David Maddox, founder and director of the Nature of Cities, speaks to Hamilton students on the New York Program.

The Hamilton in New York City Program is off to a busy and exciting start. On Jan. 31, the group met with David Maddox, founder and director of the Nature of Cities, “an international platform to share diverse, transformative ideas about cities as ecosystems of people, nature, and infrastructure.”

This semester's program, The Natural History and Urban Ecology of Manhattan, is directed by Pat Reynolds, the Stone Professor of Natural History.

The morning consisted of a presentation, “Transdisciplinary Urbanism: How Do You Take in the Glory of a Dandelion?” and a question and answer session. Echoing the themes from artist Charles Burchfield’s work, Maddox discussed a wide range of issues pertaining to nature in urban environments, including how greenspace is valued, issues of access to nature and social justice, and post-Sandy urban resilience.

new york city program

Live, work and learn in one of the world's premier cities of commerce and culture. Hamilton in New York City combines an internship with academic experience and is unique in its attempt to encompass a wide range of perspectives on globalization. 

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“I thought the ways that he connected landscape architecture and urban ecology were really interesting” said program participant Nick Pace ’19. “Those were two passions of mine before I started at Hamilton, so it’s been exciting to see how they connect.”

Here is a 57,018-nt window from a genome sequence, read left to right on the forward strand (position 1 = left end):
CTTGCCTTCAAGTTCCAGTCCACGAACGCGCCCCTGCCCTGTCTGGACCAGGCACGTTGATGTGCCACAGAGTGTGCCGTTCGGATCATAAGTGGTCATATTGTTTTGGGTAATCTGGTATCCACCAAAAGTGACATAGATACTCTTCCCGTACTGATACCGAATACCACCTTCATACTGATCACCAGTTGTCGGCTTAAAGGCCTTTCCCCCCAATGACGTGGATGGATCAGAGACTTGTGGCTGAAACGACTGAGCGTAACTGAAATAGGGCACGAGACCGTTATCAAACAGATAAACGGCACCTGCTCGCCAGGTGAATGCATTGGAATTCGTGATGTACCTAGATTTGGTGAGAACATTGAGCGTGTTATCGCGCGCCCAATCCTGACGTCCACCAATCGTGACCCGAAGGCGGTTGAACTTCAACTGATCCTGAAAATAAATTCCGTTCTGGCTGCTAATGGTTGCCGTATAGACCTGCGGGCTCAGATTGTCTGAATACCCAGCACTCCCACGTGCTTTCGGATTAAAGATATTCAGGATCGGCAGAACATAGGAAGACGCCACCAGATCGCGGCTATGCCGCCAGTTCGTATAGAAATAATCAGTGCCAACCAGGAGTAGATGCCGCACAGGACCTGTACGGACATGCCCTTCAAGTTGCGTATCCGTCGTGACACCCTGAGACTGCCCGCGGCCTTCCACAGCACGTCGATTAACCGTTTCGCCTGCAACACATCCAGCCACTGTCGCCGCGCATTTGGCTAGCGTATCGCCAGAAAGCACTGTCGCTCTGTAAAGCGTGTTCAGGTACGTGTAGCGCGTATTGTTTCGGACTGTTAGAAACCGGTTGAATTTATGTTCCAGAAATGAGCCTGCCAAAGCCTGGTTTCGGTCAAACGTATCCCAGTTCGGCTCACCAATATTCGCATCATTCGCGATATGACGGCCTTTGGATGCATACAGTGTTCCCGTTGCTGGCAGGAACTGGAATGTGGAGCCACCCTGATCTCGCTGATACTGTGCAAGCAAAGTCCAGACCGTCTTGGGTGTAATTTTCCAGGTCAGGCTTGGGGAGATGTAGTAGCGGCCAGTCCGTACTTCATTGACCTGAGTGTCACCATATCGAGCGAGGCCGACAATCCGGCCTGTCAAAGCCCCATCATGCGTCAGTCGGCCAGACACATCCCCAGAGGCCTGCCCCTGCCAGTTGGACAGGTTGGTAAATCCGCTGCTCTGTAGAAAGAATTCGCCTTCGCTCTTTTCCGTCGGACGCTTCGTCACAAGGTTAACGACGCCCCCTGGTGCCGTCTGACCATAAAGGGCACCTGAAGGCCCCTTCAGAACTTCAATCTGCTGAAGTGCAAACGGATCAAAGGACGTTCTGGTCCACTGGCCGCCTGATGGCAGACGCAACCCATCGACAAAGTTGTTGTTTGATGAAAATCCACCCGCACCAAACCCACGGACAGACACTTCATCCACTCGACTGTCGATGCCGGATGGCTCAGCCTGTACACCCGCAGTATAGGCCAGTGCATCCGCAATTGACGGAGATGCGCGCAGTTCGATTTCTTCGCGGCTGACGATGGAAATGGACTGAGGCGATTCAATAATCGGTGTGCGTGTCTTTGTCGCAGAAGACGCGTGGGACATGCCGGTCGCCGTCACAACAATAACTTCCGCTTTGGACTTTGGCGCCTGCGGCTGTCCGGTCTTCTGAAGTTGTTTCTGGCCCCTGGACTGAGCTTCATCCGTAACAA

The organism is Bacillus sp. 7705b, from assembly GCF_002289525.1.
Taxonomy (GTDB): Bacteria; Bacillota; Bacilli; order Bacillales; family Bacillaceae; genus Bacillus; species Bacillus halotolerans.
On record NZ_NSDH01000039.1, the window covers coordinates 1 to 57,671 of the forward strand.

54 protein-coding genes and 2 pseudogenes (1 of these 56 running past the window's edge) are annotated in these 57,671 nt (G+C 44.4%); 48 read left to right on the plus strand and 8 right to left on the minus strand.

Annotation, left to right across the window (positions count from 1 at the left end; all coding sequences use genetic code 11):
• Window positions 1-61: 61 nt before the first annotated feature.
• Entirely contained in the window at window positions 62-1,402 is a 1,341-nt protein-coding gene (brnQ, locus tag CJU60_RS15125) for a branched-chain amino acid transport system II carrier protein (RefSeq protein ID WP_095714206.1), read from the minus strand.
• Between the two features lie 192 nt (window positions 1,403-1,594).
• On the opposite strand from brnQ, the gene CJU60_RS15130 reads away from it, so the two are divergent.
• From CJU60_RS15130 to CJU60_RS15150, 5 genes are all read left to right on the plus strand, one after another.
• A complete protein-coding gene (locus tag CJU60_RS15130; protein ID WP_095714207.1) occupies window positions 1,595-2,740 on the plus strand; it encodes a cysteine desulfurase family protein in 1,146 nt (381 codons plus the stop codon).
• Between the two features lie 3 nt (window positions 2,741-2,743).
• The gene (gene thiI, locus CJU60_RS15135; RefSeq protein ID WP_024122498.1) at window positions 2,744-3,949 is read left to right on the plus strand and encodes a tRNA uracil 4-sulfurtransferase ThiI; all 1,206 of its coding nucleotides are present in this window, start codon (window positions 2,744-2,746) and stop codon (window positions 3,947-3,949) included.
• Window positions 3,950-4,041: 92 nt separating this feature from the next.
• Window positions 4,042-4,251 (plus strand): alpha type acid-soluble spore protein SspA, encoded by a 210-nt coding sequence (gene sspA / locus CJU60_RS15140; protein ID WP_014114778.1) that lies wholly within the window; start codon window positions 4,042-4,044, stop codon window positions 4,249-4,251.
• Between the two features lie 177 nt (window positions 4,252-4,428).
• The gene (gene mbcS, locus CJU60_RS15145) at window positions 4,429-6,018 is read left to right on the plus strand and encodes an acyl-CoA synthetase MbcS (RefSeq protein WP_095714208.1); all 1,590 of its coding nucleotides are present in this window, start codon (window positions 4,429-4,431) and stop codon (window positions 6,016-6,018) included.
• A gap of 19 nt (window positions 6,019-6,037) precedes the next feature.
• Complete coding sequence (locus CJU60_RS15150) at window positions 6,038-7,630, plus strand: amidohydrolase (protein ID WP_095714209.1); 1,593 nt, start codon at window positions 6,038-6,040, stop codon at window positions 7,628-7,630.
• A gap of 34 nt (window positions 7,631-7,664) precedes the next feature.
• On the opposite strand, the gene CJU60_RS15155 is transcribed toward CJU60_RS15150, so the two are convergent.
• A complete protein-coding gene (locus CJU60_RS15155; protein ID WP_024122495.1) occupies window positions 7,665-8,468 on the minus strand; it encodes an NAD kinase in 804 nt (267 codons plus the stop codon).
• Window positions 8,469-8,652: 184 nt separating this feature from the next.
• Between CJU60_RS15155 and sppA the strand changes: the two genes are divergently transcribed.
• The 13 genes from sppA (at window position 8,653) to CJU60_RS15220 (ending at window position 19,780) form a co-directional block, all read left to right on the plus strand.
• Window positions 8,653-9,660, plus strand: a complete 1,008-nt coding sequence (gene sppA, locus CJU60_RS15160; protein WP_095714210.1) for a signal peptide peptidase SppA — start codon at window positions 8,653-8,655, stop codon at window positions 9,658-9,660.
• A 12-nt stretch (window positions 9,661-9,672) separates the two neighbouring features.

Later, the class continued its cultural program with a visit to the Tenement Museum, a conserved building that serves as a venue for exploring immigrant experiences in late 1800s. The 15 students split up and embarked on two separate tours. The first group explored the journey of immigrants during the American Great Depression. The second group followed the life of the Moores, a family of Irish immigrants, in part, by exploring an apartment in the East Village that once belonged to the family.

 “I saw a lot of elements of my own family’s immigration story when listening to the numerous obstacles these families had to overcome in order to establish themselves in the U.S.,” Maria Saenz ’19 said.

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